Question about Hoover U6660-900 WindTunnel Bagless Upright Vacuum

3 Answers

Valve actuator, arm & spring assembly

This vac had no suction when in the upright position. The rear valve arm was broken (P/N 37819048) I got a new one and can't make any sense out of how this goes back together. I understand how the mechanism is SUPPOSED to work, but the parts diagram does not show how the spring fits in. Any help or pictures of how it should be assembled?

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  • RicksterNPam Feb 16, 2008

    Yep...that sounds exactly like what I had figured. It isn't easy loading the spring while twisting the two pieces into the correct orientation. In fact, I wore leather work gloves because I didn't feel like a trip the ER for stitches if something let go in the process.

    Anyway, once I got it all back together, there was no way for the door to return to the closed position when the unit was returned to the upright position. I figured there was a missing spring somewhere...and low and behold, if you look at the front tip of the actuator arm there is a small hook for a spring...and looking at the bottom of the floor housing there was another hook. I got a spring out of my "drawer of springs" and put one there and it all seemed to start working right. Could it be possible that the mechanical parts diagram overlooked this spring?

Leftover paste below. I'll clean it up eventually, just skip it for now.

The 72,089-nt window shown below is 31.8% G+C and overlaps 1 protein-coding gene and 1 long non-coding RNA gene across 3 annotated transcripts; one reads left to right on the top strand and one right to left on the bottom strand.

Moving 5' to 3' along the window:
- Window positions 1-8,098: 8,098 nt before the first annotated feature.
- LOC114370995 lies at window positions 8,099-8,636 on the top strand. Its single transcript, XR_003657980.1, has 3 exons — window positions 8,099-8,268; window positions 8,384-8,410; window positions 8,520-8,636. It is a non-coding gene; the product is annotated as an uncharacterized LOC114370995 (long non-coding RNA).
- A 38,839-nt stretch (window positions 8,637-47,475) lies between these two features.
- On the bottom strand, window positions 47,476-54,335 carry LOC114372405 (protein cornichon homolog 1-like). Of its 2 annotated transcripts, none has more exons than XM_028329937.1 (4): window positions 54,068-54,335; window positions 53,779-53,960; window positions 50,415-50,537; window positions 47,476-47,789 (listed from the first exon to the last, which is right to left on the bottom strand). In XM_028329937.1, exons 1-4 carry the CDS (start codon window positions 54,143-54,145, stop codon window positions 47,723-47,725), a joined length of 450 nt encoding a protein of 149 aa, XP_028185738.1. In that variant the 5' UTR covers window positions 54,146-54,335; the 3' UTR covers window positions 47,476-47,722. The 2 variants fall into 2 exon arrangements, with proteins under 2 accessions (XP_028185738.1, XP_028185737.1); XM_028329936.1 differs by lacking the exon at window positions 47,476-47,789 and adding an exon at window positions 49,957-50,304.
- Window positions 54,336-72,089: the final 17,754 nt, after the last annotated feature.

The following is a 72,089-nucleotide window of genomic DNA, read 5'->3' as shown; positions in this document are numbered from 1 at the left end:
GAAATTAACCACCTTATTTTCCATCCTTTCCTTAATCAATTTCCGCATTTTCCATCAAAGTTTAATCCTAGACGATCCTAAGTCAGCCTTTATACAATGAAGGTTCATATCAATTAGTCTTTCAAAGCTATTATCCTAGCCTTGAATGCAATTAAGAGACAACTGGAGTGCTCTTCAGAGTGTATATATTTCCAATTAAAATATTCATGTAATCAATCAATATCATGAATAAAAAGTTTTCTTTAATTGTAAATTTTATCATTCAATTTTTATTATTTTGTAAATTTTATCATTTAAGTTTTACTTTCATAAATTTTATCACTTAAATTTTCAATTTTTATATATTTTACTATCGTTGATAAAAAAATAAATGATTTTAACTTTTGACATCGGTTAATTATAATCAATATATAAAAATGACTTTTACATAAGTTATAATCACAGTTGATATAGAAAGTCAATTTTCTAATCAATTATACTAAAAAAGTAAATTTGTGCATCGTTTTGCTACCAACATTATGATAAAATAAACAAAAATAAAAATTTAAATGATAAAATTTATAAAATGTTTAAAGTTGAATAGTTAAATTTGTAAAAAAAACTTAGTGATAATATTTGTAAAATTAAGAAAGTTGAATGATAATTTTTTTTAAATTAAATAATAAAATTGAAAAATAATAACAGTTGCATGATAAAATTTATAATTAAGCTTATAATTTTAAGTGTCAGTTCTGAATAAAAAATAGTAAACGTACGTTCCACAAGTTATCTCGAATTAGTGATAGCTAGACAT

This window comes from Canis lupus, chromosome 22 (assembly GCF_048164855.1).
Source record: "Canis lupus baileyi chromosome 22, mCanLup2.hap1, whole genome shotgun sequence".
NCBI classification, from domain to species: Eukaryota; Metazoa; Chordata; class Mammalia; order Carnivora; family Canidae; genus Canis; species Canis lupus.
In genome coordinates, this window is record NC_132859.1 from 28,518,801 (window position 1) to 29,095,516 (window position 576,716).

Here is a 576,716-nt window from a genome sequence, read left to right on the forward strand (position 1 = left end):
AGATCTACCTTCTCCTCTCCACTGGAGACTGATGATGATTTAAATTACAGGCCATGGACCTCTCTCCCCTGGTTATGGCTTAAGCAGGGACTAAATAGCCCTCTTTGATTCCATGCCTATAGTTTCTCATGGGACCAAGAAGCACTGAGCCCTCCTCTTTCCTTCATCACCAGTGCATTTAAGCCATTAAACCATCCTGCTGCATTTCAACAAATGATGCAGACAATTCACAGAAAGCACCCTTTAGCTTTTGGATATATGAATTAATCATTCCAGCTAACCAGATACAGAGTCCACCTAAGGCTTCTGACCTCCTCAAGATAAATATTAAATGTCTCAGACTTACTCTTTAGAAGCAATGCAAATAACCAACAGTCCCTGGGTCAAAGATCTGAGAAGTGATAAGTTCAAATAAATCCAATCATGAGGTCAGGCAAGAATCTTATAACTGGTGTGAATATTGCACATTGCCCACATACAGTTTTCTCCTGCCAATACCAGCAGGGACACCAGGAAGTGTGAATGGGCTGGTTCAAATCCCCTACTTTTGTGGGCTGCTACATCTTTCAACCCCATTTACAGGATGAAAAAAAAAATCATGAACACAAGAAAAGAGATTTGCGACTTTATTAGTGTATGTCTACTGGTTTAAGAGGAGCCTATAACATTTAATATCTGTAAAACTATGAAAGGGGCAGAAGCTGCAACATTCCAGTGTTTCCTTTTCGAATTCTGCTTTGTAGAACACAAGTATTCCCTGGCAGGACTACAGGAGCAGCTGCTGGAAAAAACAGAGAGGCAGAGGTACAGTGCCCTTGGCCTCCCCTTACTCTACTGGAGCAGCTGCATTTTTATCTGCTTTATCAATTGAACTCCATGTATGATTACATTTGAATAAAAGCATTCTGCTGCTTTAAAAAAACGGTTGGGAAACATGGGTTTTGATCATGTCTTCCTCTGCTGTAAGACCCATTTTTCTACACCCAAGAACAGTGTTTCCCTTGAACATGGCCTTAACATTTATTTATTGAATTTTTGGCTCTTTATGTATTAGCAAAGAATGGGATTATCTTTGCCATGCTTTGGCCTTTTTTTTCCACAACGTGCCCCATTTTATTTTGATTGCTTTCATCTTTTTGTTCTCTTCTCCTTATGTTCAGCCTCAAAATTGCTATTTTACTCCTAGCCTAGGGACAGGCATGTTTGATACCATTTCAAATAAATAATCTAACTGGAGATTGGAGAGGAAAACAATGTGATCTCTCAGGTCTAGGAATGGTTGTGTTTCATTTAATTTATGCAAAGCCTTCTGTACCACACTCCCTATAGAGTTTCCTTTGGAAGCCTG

• edru Feb 16, 2008

    I replaced the valve arm and it is still not springing back up. I am having the same problem. I also think there must be another spring to make the arm pop back up. Any suggestions as to why after replacing the rear valve arm it is still not working properly? I may end up trying the the spring suggestion along the bottom.

  • RicksterNPam Feb 17, 2008

    Now...don't everybody laugh at me, but I sent Hoover customer service an inquiry regarding the parts diagram and asked if they may have omitted a spring. The spring around the valve arm is doing what it is supposed to, however, it has no way to return the door to the closed position. I'm guessing that when the spring comes off, the vacuum sucks it up and you never realize you lost it.